I was standing on the curb, leaning on the hand truck that had only recently held most of my son's worldly possessions. As I watched the stream of loaded down SUVs creep down the street in front of me, searching for a spot to disgorge their kids' belongings, I took a moment to wipe the sweat from my brow. I recognized many of the boxes by size and shape: printer, fan, shelving unit. Necessities. Things that would fit in a dorm room. The bicycle racks behind me were filling up with Schwinns and Treks and beaters that had seen better days. Still, expectant faces rolled their bikes up in hopes of finding one more spot for their two wheels. I was catching my breath after pushing two loads of clothes and TV and computer and cables up the hill from the lower parking lot. My wife and I had given up hope of finding a spot any closer when a silver pickup swooped in and took up what would have been, on most any other day, two parking places. Ultimately, it didn't matter, since there were plenty of barges to be toted and bales to be lifted.
I was working hard to try and limit the amount of thinking I could do. When I stopped to reflect on the job I was doing, it didn't make a lot of sense to me: I was taking an active role in moving my son out of my house and down to the road to the college of his choice. I knew this day was coming, but somehow I had kept myself from fully confronting the reality of those words that I had been hearing for weeks: Empty Nest. I remembered a time, many years ago, when my then third grade son said he was interested in going to college up in Berkeley, so he could still sleep at home. That was a long time ago. At least one long, hot day of moving boxes ago. A day that had my wife and I alternating moments of sadness with moments of joy. We were proud. And excited. And afraid. We could only imagine what sort of emotions were tumbling through my son's heart and mind. Was he as excited about his future as his parents? Was he feeling any fear? If he did, he didn't show it. Maybe he was taking pity on his parents and trying to make us more comfortable with the future we were shaping for ourselves. Then my reverie was broken.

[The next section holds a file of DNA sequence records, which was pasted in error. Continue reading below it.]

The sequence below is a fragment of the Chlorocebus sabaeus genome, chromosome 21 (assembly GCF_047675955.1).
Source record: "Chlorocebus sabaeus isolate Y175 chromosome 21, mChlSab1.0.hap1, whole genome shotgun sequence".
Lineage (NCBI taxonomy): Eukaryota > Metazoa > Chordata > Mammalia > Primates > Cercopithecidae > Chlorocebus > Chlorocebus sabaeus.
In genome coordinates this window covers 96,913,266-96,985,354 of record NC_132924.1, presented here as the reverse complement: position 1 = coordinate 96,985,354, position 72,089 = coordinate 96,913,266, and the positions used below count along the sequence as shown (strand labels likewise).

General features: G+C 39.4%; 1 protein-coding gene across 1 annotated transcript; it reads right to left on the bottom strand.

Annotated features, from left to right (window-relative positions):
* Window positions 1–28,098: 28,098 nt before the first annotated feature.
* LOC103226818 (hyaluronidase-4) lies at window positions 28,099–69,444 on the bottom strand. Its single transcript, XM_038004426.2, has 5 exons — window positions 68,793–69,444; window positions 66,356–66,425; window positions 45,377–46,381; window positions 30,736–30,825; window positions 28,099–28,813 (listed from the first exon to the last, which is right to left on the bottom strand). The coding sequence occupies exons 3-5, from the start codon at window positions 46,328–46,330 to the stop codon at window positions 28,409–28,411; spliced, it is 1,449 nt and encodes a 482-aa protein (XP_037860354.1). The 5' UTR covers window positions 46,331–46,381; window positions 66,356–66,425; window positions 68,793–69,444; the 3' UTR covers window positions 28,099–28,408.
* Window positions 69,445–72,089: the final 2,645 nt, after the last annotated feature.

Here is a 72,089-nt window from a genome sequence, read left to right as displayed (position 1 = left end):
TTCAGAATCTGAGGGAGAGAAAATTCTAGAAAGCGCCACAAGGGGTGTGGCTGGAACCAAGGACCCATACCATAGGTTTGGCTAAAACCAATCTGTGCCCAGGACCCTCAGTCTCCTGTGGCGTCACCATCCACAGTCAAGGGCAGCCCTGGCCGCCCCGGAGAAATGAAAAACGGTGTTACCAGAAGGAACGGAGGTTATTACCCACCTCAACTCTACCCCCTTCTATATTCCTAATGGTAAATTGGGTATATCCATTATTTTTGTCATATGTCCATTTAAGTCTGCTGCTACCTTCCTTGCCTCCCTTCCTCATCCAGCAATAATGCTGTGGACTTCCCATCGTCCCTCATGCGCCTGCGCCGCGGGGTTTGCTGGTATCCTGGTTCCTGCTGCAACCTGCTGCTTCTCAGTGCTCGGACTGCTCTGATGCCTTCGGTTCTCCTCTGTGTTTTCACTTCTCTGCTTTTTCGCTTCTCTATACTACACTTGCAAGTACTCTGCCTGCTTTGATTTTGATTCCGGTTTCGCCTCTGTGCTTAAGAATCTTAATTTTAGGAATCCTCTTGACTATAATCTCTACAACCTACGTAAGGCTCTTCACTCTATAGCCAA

"Hey dad!" I looked up to see a gentleman I did not recognize coming toward me. He was carrying a box. Like everyone else. Then I realized that, not only was it pretty easy to assume my role in the dance performance that was taking place with my hand truck and fatigue, but because of the sweaty T-shirt I was wearing that labeled me as a proud "Cal Poly Dad." I smiled and tipped my cap to my new friend, "Hey, dad." He nodded and moved on up the stairs, helping his son or daughter prepare to make the next big step in their lives together.
It was nice to have the company.